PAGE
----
Update (12/12/14): Laura Frazier of The Oregonian filed this story on Hour of Code events in Portland, linking to this post. Thanks Laura!
This week, students worldwide are taking part in the second annual Hour of Code campaign, an initiative of the Seattle-based non-profit Code.org. The goal, organizers say, is to make computer science available in more schools, and expand opportunities in science, technology, engineering and mathematics (STEM) studies, particularly among female students and underrepresented students of color.
The organization has awarded $10,000 grants to schools across the country who have committed to providing an hour of coding instruction to each student this week, recognizing the schools’ efforts to embed technology into the curriculum.
A full map of winners across the country. Credit: codeorg.tumblr.com
Portland, Oregon’s Sabin K8 school was one of the grant recipients. Claudia Tautfest, the school’s IB coordinator, agreed to answer my questions about tech education in schools.
CC: Can you give us an overview of technology education at Sabin?*
CT: At Sabin, Technology, or more specifically, Design Technology, is one of the “specials” that students in grades 3-8 attend. In the early grades students learn keyboarding skills, create documents using Microsoft Word and Publisher and presentations using PowerPoint. They also manipulate and chart data using Excel. During this time of the academic year we begin to investigate some of the skills used to create code. We participate in Hour of Code and then expand our knowledge using programs such as Scratch tutorials available at Khan Academy and Code Academy. Older students in grades 6-8 will be introduced to html, Simple Basic and Java. Because we are an International Baccalaureate school we help students understand the design process and create projects following a specific design protocol.
During Design Tech class we take the time with the 8th graders to collaborate with the school’s counselor to investigate and present information about Portland area high schools and then in the spring we research different career options.
Outside of the Design Tech class, technology is used for content presentations (projectors and document cameras), project research, writing and math skills, map skills using Google Earth and investigating “how to’s” using YouTube tutorials. Our teachers connect students to a variety of Internet tools they can use at home to reinforce their skills. For example teachers and parents can monitor student math skills using our school’s subscription to IXL.
Another way technology is important for our students, is its use in assisting students with special needs. Technology provides support for writing, listening and visual learning.
Parents are involved in several ways. Some volunteer to teach classes after school as part of our SUN program, others come into the classroom and assist teachers when they are using the iPads. Many parents support us through their participation in PTA fundraising for technology.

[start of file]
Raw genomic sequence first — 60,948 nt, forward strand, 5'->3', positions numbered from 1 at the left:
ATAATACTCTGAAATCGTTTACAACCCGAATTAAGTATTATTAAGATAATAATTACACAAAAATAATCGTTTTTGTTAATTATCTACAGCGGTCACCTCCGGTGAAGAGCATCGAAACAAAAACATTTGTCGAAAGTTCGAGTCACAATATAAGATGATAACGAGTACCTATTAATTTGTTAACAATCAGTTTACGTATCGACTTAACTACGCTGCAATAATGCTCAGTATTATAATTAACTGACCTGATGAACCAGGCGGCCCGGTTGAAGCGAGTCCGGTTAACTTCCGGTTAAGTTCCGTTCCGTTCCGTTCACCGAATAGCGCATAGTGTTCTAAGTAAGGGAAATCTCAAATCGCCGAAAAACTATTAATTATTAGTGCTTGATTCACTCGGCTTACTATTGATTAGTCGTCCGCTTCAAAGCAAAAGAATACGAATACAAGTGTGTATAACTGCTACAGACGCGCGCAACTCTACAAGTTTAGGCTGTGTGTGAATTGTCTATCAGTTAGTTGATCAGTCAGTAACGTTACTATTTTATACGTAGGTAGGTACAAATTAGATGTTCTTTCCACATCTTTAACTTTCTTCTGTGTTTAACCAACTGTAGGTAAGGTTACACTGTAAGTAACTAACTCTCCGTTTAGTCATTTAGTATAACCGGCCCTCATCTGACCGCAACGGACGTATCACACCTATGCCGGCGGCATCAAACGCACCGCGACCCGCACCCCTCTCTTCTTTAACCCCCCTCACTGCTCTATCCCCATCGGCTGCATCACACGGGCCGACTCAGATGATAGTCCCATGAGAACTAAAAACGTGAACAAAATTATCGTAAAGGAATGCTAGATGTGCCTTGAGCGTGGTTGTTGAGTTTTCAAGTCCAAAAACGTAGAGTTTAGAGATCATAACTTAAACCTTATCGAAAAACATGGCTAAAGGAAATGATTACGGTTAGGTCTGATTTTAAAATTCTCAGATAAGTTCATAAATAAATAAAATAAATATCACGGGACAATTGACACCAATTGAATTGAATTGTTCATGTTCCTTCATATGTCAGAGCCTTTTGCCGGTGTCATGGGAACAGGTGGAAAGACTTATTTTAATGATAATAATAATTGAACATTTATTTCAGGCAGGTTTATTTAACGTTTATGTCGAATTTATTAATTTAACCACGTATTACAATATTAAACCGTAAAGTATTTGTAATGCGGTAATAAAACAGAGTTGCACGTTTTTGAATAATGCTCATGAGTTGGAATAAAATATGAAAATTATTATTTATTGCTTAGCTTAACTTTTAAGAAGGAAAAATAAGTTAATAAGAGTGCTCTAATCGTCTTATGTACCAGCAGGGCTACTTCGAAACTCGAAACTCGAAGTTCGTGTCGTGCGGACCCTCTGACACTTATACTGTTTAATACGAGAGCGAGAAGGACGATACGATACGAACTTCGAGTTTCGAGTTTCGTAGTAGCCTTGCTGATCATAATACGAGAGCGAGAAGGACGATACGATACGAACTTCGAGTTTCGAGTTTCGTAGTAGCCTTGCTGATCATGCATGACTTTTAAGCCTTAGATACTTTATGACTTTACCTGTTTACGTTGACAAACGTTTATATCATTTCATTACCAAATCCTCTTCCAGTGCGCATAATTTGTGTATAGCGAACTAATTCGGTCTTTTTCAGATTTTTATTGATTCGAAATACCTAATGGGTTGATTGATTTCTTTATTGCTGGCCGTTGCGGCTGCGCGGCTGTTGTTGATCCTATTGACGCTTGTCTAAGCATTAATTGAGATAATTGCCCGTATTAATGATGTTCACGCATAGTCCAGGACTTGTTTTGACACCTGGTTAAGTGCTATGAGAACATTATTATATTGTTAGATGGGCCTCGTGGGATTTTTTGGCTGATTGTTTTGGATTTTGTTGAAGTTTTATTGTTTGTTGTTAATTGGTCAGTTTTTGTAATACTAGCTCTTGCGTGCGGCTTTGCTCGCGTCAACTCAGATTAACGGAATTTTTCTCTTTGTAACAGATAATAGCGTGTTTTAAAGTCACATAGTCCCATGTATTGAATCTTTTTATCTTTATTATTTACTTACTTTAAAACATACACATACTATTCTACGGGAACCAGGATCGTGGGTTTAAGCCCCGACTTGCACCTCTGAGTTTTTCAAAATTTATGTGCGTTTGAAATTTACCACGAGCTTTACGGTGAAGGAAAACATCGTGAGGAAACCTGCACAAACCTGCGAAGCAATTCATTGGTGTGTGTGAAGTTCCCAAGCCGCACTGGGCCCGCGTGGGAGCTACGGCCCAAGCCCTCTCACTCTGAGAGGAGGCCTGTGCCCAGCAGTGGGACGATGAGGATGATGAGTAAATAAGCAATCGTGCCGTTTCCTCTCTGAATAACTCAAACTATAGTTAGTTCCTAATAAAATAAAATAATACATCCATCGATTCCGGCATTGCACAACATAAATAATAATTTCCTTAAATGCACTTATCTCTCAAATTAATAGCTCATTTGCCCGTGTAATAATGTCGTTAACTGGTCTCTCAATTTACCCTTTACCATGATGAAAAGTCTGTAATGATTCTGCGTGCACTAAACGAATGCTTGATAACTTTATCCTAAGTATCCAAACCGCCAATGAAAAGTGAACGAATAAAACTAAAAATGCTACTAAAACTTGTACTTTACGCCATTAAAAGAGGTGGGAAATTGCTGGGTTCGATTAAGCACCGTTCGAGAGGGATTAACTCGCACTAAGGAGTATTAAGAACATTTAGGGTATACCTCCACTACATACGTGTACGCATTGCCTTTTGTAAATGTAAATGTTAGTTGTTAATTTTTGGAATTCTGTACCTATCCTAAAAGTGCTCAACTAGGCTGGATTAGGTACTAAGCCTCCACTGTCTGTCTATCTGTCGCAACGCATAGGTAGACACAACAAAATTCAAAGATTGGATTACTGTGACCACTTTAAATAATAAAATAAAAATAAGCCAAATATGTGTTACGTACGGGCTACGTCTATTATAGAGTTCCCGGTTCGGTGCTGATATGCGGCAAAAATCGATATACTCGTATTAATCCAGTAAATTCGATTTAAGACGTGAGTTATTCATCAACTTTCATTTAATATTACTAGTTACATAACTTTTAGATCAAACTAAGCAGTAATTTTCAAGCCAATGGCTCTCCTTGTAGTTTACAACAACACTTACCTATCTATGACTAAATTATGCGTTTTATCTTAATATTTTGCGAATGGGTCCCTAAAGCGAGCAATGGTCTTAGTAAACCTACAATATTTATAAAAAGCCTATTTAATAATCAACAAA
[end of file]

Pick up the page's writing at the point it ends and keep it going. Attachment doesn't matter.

CC: How will Sabin use the grant?
CT: To make this decision we’ve reached out to all the teachers and the Site Council (a committee of teachers, administrators and parents) to get a good idea of what the most effective use of this grant would be.
Right now our major challenge is access to computers. We have been very fortunate by having great support from the PTA. We’ve been able to purchase laptops for the 6-8 classes (4 laptops for each classroom) and 2 carts of 27 iPads used primarily by grades K-5. We have a computer lab of 31 PC’s, which is used for testing, morning availability for classroom sign-up for research and word processing, and afternoon Design Tech classroom. During the time of standardized testing, the lab is not available for weeks at a time. For this reason we’re looking at purchasing another mobile cart with 25-30 devices.
CC: For students, how do you make the connection between coding classes in school and future career opportunities?
CT: As an introduction to Hour of Code, we discuss with students the advantages of learning to code, not only for knowledge’s sake but also as a skill that is highly sought after and financially rewarded. I think Hour of Code does an excellent job in making this point in their introductory videos. Of course careers in coding especially resonates with the older students who are aware through the media and class discussions of the key roles coders play in digital gaming, Internet applications, and data security.
(This video is from a Google Hangout today. The blog post continues below.)
CC: How can educators bring more technology content into daily instruction?
CT: Teachers’ relationship and confidence in using technology in the classroom has evolved incredibly over the years. I remember a time when teachers would actually retire rather than learn how technology could be integrated into their educational practice. Now with desktop, laptop, iPad, Chromebook and WiFi availability teachers only worry about accessing these tools for their classrooms. Teachers learn about new technology and applications through the media and Portland Public Schools does a great job at offering and publicizing training opportunities.
Here’s the link to the full list of schools receiving grants from Code.org this year:
*Full disclosure: As a former reporter at The Oregonian, I covered Sabin as part of my responsibilities on the education beat 🙂